*m*. You don't have to flip the interval [*a*,*b*], [*c*,*d*] such that*a*<*b*<*c*<*d*. So Filipped interval share some point t. Let's determin t and the number of flipped interval n. Actually, the candidate of*n*is*m*or*m*- 1, the candidate of*t*is leftmost and rightmost argmax*a*_{i}(*a*_{i}is the sum of initial passengers through point i). You can greedily determin flipped intervals. - broken device: Divide bits into groups of size 3. There is a code of 3bits that translate 2 bit if intact, 1bit if 1 bit lost, 0 bit if more bits lost.
- railway trip: If you make edges to adjacent greater stations, It looks like a tree. You can use doubling to answer queries quickly.
- coach: Sort refilling points by
*S*_{i}*modT*and passengers by by*D*_{i}together. Each adjacent refilling points can purge passengers between them from the back. You can do DP and you can fasten DP by convex hull trick. - long mansion: Let Llink_i be the rightmost
*j*s.t.*j*≤*i*and*c*_{i}is in*A*_{j}. Rlink_i is alike. Then JOI-kun can't go out from [*l*,*r*] iff*Llink*_{r}<*l*and*r*<*Rlink*_{l}. Let*Lret*_{r}be min{ l | Llink_r < l and r < Rlink_r }. Then JOI-kun can't go from L to R iff there exists*r*s.t.*L*≤*r*<*R*and*Lret*[*r*] ≤*L*. You can use segtree to speed it up. - natural park: Let's consider the case of tree. You can add node one by one. First, you can determin wheter the node connects currect tree directly. If Yes, Number the tree nodes BFS order, then you can binary search which node connects the node directly. If No, binary serch a node between this node and the current tree, and solve recursively. In the case of general graph, you can solve with almost the same solution.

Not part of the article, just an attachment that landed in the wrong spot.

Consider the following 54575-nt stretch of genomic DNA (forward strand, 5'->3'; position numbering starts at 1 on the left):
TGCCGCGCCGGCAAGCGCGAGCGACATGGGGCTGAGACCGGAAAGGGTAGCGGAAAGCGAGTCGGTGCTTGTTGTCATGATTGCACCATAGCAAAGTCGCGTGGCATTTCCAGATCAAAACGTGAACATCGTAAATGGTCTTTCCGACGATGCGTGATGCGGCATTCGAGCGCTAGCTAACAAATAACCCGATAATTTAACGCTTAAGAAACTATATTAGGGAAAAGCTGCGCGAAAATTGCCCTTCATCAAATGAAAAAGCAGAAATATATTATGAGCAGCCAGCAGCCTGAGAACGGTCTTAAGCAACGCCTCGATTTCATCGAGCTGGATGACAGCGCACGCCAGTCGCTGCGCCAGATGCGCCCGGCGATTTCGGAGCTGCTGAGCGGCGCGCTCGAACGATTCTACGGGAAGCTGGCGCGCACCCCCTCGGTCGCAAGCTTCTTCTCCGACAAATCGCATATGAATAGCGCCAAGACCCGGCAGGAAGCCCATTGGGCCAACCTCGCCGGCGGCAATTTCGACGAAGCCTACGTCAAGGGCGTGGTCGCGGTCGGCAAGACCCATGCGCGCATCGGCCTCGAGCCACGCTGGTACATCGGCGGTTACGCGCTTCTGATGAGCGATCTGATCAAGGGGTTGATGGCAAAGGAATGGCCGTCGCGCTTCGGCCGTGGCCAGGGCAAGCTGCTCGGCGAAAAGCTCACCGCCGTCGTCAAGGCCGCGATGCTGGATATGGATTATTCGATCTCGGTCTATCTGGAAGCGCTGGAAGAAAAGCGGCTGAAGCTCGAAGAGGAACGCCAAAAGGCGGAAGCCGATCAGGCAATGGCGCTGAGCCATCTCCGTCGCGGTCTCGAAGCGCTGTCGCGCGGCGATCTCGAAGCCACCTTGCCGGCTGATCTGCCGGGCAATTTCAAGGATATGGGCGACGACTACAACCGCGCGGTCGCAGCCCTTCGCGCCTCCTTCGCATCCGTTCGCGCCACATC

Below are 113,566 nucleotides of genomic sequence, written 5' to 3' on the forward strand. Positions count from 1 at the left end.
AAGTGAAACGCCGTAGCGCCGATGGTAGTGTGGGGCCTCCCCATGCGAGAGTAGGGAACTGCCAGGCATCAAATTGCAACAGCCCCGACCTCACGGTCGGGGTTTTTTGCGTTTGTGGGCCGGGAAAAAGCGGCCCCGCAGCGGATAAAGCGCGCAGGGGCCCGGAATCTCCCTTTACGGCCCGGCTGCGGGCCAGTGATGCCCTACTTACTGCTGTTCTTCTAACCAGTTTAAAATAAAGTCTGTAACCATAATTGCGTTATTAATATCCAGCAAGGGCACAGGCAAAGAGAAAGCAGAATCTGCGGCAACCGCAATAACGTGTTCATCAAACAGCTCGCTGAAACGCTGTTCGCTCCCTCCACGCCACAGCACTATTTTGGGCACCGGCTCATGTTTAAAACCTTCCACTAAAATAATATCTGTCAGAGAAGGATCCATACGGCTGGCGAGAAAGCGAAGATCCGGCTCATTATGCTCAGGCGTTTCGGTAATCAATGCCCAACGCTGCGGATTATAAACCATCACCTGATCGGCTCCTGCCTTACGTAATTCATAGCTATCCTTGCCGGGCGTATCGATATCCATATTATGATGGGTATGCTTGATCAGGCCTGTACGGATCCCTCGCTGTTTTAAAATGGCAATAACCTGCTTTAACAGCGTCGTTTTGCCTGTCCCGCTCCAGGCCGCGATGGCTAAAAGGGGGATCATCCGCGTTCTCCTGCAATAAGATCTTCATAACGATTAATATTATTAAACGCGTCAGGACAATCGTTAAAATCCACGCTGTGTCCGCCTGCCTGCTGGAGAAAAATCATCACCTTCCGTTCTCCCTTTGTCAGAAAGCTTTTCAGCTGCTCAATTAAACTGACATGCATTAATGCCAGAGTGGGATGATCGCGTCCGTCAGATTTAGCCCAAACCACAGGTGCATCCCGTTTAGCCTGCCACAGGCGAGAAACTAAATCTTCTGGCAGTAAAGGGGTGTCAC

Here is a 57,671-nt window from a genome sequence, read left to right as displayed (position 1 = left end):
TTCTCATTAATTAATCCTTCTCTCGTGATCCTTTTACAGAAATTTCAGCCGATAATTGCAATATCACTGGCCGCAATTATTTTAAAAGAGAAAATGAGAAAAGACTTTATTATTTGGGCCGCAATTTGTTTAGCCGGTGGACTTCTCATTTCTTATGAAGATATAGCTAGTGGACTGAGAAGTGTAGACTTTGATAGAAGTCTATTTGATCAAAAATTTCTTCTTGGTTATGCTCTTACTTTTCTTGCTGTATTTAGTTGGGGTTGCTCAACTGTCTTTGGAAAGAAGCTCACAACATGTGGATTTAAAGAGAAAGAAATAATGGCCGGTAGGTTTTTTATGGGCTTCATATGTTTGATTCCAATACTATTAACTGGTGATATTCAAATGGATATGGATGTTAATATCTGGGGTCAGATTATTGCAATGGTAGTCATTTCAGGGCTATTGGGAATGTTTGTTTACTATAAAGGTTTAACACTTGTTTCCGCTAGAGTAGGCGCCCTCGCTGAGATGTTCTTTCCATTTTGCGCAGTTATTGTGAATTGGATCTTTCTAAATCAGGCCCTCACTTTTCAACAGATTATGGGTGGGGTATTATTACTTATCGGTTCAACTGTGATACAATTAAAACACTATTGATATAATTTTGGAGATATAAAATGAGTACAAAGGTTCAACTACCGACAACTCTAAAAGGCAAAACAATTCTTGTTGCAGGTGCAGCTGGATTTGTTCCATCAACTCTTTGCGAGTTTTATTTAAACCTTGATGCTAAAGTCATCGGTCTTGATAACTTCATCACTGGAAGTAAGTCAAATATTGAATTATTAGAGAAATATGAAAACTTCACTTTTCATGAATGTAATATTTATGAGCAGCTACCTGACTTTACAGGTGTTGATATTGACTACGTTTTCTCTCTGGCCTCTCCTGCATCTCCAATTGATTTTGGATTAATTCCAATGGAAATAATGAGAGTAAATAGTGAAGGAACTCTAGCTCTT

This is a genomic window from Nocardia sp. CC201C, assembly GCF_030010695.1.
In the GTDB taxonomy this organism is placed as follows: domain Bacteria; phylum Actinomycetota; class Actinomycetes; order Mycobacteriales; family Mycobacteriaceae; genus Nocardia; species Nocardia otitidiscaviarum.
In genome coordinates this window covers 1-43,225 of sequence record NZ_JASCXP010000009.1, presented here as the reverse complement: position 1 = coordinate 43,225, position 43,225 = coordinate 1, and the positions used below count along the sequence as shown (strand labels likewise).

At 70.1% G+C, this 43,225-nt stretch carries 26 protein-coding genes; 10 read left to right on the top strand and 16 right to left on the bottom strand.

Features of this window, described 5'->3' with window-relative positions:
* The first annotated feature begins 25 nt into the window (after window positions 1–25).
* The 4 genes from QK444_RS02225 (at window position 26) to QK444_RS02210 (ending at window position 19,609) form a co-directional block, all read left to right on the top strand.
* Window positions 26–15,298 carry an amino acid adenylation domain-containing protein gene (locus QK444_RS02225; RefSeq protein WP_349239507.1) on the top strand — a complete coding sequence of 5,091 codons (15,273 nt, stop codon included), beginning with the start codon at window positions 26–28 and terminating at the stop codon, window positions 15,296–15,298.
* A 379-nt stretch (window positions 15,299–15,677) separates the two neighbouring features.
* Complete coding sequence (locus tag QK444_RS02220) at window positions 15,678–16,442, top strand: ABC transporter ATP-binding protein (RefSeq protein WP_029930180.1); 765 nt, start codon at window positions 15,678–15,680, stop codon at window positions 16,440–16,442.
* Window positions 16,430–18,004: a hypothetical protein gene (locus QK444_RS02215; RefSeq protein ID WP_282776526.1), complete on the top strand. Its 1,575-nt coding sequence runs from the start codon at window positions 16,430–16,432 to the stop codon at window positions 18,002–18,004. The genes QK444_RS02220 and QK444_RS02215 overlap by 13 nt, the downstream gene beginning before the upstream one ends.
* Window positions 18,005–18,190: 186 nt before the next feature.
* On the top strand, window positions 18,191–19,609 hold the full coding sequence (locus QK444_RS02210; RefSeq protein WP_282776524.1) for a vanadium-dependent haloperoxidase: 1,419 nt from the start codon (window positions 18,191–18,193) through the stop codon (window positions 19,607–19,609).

- abduction 2: Memoize. If you speed up finding the street with sparse table, you can get AC. Time complexity analysis is a little complicated. This margin is too narrow to contain. If you want to know, you shold read the Japanese editorial slide.
- city: Index the nodes by euler-tour order. Encode nodes by pair of the id and interval length. Sum of the number of the descendants of each nodes are at most 18 N. So most of the lengths are very small. Representing length like 1.05
^{n}( if you can't, add dummy nodes ) is very efficient in this case. - dragon 2: Sort points by the angles from X. sweep them by the angle. Use segtrees or BITs to manage current points by the order of the angle from Y. You can now answer queries efficiently. Sqrt decompose queries by the size, you can solve with
*O*(*NsqrtQlogN*)

It's wonderful! Many coders will participate :)

BTW, your account name is joisino, are you related to / staff (?) of JOI?

Sorry for my poor English.

I am a kind of staff of JOI (tutor), though this account name is irrelevant to JOI.